Efforts to recruit and retain black women in physics, nuclear science, and nuclear engineering are paying off based on recent stories. Last weekend, Kalisa Villafana became Florida State University’s first black woman to earn a doctorate in nuclear physics. She also became the 96th black woman in America with a physics Ph.D.
“I am most proud of being the first in my family to obtain a PhD, and this summer I will be the first African American female to obtain a PhD in nuclear physics from FSU,” she told The Career Center at FSU in a published interview before the commencement day.
In 2017, Mareena Robinson Snowden, a Florida A&M alumna, became the first American-born woman of color to earn a doctorate in nuclear engineering from Massachusetts Institute of Technology.
Ciara Sivels, the first black woman to earn a doctorate in nuclear engineering and radiological sciences at the University of Michigan, graduated May 2019. Sivels earned a bachelor’s degree in nuclear science and engineering from Massachusetts Institute of Technology in 2013.
Originally from Trinidad and Tobago, Villafana also finished her undergraduate degree at Florida A&M. She told the career center at FSU that her excitement for nuclear physics started when she was young and her interest only grew as she discovered its many applications in industries, such as energy, imaging, diagnostics, and material science.
“Beyond the Ph.D., I plan to pursue a career in medical physics, using my training in nuclear physics, and radiation accelerator science to help in the fight against cancer,” she told FSU.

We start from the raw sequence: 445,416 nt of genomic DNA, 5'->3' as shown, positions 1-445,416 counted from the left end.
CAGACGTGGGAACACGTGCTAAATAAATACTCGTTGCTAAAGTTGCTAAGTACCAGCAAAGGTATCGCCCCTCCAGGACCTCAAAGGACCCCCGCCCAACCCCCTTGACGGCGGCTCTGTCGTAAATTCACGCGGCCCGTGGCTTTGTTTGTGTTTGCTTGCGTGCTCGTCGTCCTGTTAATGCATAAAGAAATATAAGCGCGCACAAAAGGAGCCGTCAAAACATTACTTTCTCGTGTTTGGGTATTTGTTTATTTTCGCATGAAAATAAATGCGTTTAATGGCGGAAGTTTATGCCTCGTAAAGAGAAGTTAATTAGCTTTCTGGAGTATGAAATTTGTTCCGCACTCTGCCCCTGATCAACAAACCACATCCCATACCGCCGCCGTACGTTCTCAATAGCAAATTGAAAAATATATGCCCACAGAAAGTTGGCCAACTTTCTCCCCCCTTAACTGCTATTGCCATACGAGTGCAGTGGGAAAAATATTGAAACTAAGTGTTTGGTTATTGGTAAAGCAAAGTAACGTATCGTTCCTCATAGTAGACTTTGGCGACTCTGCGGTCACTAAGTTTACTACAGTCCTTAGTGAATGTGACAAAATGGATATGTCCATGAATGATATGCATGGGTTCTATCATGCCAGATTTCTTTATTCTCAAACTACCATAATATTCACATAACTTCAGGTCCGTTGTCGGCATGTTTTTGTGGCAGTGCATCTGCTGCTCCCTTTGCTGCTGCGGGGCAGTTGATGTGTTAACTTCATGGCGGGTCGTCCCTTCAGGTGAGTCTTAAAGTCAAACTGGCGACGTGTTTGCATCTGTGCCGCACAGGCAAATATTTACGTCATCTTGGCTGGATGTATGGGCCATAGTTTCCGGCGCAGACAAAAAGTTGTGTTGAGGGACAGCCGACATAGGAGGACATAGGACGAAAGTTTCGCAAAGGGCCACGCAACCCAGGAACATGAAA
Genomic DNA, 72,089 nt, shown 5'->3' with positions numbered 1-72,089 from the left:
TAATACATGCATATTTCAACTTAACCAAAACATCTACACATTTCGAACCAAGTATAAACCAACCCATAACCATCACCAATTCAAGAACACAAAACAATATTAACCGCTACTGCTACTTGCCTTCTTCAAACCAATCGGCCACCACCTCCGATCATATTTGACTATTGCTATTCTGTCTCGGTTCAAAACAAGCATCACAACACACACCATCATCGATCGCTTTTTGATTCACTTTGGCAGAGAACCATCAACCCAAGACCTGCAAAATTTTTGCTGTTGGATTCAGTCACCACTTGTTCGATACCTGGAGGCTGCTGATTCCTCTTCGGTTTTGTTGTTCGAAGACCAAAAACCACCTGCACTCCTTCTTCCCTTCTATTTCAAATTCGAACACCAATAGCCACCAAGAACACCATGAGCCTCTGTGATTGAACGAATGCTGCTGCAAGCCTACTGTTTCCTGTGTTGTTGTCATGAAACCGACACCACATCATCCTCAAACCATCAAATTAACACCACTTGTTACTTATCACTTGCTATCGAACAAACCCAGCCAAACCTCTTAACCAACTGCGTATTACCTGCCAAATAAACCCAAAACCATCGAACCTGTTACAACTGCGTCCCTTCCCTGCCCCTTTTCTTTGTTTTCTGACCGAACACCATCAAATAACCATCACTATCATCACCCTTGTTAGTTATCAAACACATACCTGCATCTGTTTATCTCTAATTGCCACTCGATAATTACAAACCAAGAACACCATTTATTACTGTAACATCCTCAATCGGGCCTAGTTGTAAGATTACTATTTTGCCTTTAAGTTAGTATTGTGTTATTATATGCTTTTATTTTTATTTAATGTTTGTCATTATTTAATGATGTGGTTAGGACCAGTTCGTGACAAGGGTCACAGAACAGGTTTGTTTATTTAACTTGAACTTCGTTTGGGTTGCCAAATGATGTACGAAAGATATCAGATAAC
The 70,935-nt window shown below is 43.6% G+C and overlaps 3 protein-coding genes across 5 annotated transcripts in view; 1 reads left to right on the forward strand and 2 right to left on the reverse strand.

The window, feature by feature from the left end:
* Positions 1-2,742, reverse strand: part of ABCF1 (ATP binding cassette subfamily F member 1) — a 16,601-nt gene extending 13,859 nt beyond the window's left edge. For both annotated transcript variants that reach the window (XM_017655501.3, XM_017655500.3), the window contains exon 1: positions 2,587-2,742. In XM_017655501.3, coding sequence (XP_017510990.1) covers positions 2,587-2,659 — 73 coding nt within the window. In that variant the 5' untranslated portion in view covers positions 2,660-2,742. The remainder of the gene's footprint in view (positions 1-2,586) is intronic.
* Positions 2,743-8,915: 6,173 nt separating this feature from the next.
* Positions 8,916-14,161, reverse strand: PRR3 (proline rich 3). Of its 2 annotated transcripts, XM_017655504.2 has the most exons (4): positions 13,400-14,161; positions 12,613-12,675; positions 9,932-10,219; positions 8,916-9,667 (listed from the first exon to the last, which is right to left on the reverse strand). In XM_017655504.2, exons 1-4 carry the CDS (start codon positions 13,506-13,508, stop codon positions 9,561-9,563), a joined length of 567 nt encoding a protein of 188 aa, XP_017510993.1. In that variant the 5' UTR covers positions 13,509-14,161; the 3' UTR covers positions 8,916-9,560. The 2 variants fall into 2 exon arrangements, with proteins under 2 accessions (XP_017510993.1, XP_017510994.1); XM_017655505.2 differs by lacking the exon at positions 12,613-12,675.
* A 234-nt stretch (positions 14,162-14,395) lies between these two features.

Villafana also said a graduate degree can open doors.
“It has allowed me to network and meet a lot of people. It has helped shape me into the person I am today,” she said.
Villafana’s academic success has also been a source of inspiration for her mother and sister.
“My mom went back to school and got her bachelor’s and master’s degrees, and my young sister started her bachelor’s program as well,” Villafana said.
Her tips for success?
“I felt like I wanted to quit very often in the beginning,” Villafana confessed. “But with each challenge, I succeeded. I took courses I didn’t have to take to expand my knowledge. You have to ask yourself ‘What is it going to mean to you in the end?’”
After graduation, Villafana plans to work as a process engineer with the Intel Corporation in Arizona, but ultimately, she aspires to work as a medical physicist specializing in cancer research.